Christiaan Huygens and the biggest telescopes of the 17th Century
The 17th century was a very prosperous time for science, with advances made in physics, mathematics, chemistry, and the natural sciences. However, it is possible that the crowning accomplishments were made in the field of astronomy. Several planets and moons were discovered for the first time in a century, accurate model was used to predict the movements of the planets, and the law of universal gravitation was devised.
Christiaan Huygens was born in Holland in 1629 and he was a mathematical genius who also invented several important mechanical devices including the pendulum clock. He had a deep understanding of astronomy, optics, mathematics and mechanical devices. And he built some of the largest telescopes of the 17 th century.
Being a contemporary of Galileo he heard about Galileo’s telescope and he set out to improve on the design. One of the liabilities of refracting telescopes like the one that Galileo built was that because of optical problems they caused distortion in how things looked. This was a phenomenon called chromatic aberration. Huygens discovered, after much experimentation, that this problem could be lessened by building lenses with much longer focal lengths. And using this discovery he built telescopes that were as long as 120 feet.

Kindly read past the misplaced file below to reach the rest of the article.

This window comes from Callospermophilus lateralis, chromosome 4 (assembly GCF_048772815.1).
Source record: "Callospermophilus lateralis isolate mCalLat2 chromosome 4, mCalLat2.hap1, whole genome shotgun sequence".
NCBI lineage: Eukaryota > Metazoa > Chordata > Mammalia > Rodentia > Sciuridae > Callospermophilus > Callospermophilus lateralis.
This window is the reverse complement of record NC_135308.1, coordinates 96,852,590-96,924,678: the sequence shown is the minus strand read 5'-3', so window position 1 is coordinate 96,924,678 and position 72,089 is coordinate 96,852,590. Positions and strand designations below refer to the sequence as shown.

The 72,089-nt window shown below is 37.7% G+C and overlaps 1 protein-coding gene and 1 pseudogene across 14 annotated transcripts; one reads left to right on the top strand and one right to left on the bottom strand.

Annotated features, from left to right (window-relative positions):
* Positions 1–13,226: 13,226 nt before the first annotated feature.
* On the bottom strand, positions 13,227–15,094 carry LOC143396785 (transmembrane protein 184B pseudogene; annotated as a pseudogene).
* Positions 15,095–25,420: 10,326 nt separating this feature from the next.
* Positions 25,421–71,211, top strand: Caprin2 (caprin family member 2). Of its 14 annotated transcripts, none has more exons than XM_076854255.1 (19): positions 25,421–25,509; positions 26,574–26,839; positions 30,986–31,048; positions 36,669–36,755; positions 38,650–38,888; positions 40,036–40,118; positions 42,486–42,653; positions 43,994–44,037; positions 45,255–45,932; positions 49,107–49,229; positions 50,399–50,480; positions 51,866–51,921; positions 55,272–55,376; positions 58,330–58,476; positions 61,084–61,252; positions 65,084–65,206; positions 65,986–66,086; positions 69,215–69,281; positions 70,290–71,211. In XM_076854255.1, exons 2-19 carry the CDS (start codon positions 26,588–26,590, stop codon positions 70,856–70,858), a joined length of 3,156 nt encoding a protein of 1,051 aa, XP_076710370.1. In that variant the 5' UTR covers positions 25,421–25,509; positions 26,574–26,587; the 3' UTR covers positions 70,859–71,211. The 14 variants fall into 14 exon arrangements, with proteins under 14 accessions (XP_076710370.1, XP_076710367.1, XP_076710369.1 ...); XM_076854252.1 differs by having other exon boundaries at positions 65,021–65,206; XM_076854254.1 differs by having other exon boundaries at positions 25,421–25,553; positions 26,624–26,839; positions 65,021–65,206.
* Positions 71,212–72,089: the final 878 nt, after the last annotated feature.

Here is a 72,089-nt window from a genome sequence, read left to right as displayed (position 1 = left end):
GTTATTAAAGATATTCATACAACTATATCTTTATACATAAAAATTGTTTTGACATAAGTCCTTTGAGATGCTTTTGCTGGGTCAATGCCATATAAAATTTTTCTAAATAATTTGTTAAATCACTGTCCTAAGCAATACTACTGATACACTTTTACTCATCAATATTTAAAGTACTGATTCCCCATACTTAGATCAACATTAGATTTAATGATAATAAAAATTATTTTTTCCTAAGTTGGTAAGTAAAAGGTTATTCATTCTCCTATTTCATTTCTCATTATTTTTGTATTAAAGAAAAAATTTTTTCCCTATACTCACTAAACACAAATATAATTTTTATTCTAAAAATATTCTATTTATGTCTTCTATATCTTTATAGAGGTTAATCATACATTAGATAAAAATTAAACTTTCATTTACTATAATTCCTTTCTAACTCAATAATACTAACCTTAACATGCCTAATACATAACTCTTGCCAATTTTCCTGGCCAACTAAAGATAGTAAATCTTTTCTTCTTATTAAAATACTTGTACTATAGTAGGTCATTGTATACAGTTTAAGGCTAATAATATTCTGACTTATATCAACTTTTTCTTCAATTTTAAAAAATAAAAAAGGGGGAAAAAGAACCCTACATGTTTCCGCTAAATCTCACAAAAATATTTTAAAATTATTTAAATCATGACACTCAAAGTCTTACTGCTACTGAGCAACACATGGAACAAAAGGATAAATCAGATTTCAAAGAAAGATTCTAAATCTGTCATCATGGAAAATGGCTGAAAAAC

He also used his telescopes to make some discoveries under the night sky. One of his most important discoveries was of the rings of Saturn. He wasn’t the first one to actually see them. Galileo did that. But because of chromatic aberration Galileo’s telescope wasn’t good enough to resolve the rings into what they truly were. All Galileo saw was what he described as a tri-form planet which was composed of a large center section that had a section attached to each side. He described these side sections as being much like the handles of a vase. Huygens with his better telescopes could resolve the image of Saturn better and see what was really there and in 1656 he published his findings. He described Saturn as being composed of a central globe much like Jupiter but girdled by a thin flat ring that did not touch it.
Other discoveries by Huygens
He also discovered Titan which is the first of Saturn’s moons. And his sketches of the Orion nebula are the first known sketches of it and today the center of this nebula is named after him as the Huygens region. He also discovered several interstellar nebulae and some previously undiscovered double stars.
He called his style of telescope “tubeless” because it was an open air frame without a tube; and while he did build a monster that was 120 feet long it was cumbersome and difficult to use. Most of his observations and discoveries were made with smaller telescopes around forty feet in length.
Huygens made some important contributions to the science of astronomy with his discoveries and to the art of telescope making with his work in optics and chromatic aberration. He also built the largest telescopes of the seventeenth century.